However, the anti-fascists were determined that there would be no repeat of fascist violence and intimidation. Saturday 29th September the opposition mobilised. Three marches from Openshaw, Miles Platting, and Cheetham marched to meet the hundreds already waiting to meet them at Ardwick Green to form a united demonstration of over 3,000 who would march along Hyde road to join the protest meeting outside Belle Vue. The contingent from Cheetham comprised in the main young working class Jewish activists from the Challenge Club, the Youth Front Against War & Fascism and the Young Communist League formed the backbone of the group that was to rout the fascists later in the day. When the marchers arrived at Belle Vue they were greeted by the hundreds already assembled for the protest meeting. The marchers however had not come to listen to speeches. They had come to stop Mosley.

At the agreed time they left the meeting, crossed the road and in orderly fashion queued up to pay their entrance fee for Belle Vue. Once inside the amusement park scouting parties tried to find the fascists. They had no success, as these examples of the “master race” were hiding in the halls hired for them.

Mosley was to speak from The Gallery which was protected by the lake, his supporters were to assemble on the open air dance floor which was in front of the lake. Even so the fascist leader did not feel safe and in addition to the gang of thugs he called his bodyguard, there were wooden barriers and the police. In case this was not enough searchlights were available to be directed against the anti-fascists and fire engines with water cannon at the ready. The scene was set.

500 blackshirts marched from a hall under The Gallery and formed up military style. Mosley, aping Mussolini stepped forward to the microphone to speak. He was greeted by a wall of sound that completely drowned his speech. “Down with fascism”, “Down with the blackshirt thugs!”, “The rats the rats clear out the rats!”, “One two three four five we want Mosley, dead or alive!”. Anti fascist songs, the Red Flag, and the Internationale. The sound never stopped for over an hour. In spite of the powerful amplifiers turned up to maximum Mosley could not be heard.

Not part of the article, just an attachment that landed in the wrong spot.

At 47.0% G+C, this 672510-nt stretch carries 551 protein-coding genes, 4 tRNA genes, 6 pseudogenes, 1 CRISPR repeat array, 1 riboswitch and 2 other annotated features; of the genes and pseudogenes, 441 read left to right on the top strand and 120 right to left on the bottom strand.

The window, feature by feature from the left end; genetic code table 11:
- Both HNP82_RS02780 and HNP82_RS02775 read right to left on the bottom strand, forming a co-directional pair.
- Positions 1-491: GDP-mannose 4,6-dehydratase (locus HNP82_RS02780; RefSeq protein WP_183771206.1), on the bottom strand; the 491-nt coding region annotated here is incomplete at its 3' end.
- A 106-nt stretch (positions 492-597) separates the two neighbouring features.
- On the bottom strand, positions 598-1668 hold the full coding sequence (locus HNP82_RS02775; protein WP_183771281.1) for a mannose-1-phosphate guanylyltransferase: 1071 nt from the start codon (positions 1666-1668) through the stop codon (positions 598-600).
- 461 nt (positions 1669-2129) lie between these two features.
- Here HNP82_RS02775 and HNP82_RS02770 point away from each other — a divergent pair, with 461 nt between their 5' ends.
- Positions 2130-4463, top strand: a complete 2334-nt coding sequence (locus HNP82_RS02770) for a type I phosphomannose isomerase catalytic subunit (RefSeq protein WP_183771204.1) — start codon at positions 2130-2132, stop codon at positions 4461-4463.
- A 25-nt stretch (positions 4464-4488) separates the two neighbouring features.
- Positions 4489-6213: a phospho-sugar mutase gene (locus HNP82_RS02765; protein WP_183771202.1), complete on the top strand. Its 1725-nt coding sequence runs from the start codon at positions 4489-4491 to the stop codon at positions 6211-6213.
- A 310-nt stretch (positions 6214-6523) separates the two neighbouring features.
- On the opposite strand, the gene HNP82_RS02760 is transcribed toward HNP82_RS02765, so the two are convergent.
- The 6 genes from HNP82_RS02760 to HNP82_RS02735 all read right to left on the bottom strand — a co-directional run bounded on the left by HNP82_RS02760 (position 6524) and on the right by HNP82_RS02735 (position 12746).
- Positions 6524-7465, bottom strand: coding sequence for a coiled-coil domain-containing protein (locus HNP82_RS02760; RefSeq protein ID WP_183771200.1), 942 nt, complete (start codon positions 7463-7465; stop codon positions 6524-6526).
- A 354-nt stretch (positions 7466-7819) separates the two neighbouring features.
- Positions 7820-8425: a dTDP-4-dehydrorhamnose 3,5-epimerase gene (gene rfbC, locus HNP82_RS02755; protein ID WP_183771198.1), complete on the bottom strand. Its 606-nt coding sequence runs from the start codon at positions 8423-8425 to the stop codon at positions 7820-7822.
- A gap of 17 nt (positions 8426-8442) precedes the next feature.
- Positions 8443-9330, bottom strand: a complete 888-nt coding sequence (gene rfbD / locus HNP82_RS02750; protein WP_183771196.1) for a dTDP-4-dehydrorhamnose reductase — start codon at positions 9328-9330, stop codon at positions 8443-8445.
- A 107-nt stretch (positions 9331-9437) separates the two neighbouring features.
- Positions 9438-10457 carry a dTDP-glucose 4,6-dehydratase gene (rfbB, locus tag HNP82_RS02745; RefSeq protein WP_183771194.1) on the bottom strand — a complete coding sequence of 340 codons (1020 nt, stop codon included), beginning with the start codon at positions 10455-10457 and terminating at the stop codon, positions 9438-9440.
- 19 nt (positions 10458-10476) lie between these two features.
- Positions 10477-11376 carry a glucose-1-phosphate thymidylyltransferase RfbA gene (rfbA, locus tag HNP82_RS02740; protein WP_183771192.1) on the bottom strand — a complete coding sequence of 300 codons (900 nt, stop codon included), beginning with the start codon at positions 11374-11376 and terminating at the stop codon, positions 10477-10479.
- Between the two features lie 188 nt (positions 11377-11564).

To quote The Manchester Guardian, “Sitting in the midst of Sir Oswald’s personal bodyguard within three yards of where he was speaking one barely able to catch two consecutive sentences.”

Mosley tried all the theatrical tricks he knew to try and make an impression but without any effective sound he appeared like a demented marionette. Defeat stared him in the face and he knew it, as did his audience which slunk away as soon as the police bodyguard was removed. The humiliation of the fascists was complete. The only sound they could now here was the singing of ‘bye bye blackshirt’ to the tune ‘bye ’bye blackbird’, a popular song of the time.

With the fascists defeated and demoralised, the protesters raised their banners and posters high and proudly rejoined the meeting outside Belle Vue.

Mosley’s humiliation was complete, what was supposed to have been his most important meeting since Olympia was in fact the first of a series of defeats he was to suffer in Manchester.

Ruth & Eddie Frow and the Working Class Movement Library

The Working Class Movement Library is a national collection of the history of labour movement in Britain, founded in the mid-1950s by Ruth and Edmund Frow, whose personal and political partnership lasted for over 40 years and led to the creation of this unique and wonderful archive.